"You canker blossom!" 3 Shakespearean Insults


[mee-lee-moutht, -mouth d] /ˈmi liˌmaʊθt, -ˌmaʊðd/
avoiding the use of direct and plain language, as from timidity, excessive delicacy, or hypocrisy; inclined to mince words; insincere, devious, or compromising.
Also, mealymouthed.
Origin of mealy-mouthed
Related forms
[mee-lee-mou-thid-lee, -th id-, -moutht-, -mouth d-] /ˈmi liˌmaʊ θɪd li, -ðɪd-, -ˌmaʊθt-, -ˌmaʊðd-/ (Show IPA),
mealy-mouthedness, noun Unabridged
Based on the Random House Dictionary, © Random House, Inc. 2015.
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Examples from the web for mealy-mouthed
  • On many campuses, the third-year review is cursory and mealy-mouthed.
  • There is one strong upside, however: this mealy-mouthed statement leaves the door open for dialogue.
  • She was mealy-mouthed, awkward, clearly second string.
  • What you can't be these days is mealy-mouthed about it.
  • There is nothing mawkish or mealy-mouthed about his successor.
  • We lefties get banged over the head--rightly so--for, at times, being mealy-mouthed and soft-headed.
  • He didn't offer a careful, non-controversial mealy-mouthed defense of civil unions.
  • But all this came after days of mealy-mouthed denial and obfuscation.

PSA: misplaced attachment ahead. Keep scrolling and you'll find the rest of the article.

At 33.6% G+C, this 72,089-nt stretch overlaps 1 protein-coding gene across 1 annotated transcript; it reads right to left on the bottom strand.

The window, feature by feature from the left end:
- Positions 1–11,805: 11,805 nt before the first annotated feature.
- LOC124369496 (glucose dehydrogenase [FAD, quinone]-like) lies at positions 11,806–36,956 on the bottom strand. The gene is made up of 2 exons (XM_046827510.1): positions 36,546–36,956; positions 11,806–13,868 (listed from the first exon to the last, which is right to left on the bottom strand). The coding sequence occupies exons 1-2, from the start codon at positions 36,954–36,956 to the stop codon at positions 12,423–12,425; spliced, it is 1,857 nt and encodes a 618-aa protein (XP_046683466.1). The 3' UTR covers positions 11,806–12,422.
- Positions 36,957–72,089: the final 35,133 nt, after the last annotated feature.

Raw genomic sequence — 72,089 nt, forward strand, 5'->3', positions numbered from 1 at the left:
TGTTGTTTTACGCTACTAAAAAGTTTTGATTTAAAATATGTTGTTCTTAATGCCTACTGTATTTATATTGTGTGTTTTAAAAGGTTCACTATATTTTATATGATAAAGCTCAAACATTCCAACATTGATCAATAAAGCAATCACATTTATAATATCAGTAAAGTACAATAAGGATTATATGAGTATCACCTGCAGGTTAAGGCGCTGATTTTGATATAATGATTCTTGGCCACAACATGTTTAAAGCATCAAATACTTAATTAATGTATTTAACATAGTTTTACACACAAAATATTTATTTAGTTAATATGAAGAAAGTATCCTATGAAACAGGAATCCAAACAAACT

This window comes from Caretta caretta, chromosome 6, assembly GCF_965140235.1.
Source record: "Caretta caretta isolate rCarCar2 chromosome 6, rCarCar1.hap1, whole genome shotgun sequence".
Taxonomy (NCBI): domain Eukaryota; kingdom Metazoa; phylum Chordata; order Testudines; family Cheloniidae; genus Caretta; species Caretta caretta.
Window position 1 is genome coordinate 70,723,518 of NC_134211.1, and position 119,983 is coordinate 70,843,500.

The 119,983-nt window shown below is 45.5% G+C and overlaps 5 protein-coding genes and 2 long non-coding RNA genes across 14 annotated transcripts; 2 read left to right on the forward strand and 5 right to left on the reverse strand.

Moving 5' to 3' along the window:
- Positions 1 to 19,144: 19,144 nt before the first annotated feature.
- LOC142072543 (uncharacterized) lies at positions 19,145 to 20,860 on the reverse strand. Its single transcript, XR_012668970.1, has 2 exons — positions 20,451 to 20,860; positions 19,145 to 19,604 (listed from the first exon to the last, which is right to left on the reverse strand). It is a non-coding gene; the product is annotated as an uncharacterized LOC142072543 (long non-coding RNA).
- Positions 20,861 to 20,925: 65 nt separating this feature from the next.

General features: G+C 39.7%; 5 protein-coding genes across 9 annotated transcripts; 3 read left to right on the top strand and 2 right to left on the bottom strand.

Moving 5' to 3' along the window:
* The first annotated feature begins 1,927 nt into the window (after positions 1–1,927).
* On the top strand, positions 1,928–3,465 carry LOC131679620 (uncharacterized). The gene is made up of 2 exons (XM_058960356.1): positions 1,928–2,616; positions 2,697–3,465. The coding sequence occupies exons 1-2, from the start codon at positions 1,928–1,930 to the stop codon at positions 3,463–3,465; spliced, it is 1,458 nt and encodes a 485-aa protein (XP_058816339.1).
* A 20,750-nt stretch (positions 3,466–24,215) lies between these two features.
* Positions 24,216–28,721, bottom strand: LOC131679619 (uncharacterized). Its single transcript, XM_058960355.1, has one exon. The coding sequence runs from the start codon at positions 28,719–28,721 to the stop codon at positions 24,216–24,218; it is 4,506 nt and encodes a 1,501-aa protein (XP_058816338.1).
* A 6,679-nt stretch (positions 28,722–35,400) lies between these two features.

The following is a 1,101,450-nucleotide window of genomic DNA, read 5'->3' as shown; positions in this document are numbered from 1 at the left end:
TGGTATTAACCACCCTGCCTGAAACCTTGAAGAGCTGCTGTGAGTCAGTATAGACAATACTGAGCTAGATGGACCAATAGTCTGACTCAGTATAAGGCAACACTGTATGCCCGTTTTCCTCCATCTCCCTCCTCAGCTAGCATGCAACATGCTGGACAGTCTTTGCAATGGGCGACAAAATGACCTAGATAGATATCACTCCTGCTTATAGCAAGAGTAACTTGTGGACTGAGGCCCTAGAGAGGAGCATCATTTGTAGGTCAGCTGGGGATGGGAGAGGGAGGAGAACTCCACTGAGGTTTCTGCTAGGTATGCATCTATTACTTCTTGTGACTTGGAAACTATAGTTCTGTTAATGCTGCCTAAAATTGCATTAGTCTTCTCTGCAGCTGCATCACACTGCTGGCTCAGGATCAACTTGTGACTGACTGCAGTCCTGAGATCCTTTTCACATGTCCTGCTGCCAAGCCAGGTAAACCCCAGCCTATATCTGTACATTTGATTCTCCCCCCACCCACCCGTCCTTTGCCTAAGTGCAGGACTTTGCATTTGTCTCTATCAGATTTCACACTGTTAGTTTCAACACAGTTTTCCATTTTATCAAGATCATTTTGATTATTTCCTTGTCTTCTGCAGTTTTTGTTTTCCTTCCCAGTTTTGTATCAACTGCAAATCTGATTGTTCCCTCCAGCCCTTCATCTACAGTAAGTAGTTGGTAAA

• Talk about a mealy-mouthed, tongue-twisting article that talks out of both sides of its mouth simultaneously.
  • Really what you got is mealy-mouthed rubbish, there.
British Dictionary definitions for mealy-mouthed


hesitant or afraid to speak plainly; not outspoken
Derived Forms
mealy-mouthedness, noun
Word Origin
C16: from mealy (in the sense: soft, soft-spoken)
Collins English Dictionary - Complete & Unabridged 2012 Digital Edition
© William Collins Sons & Co. Ltd. 1979, 1986 © HarperCollins
Publishers 1998, 2000, 2003, 2005, 2006, 2007, 2009, 2012
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Word Origin and History for mealy-mouthed

"afraid to say what one really thinks," 1570s; first element perhaps from Old English milisc "sweet," from Proto-Germanic *meduz "honey" (see mead (n.1)), which suits the sense, but if the Old English word did not survive long enough to be the source of this, perhaps the first element is from meal (n.2) on notion of the "softness" of ground flour (cf. Middle English melishe (adj.) "friable, loose," used of soils).

Online Etymology Dictionary, © 2010 Douglas Harper
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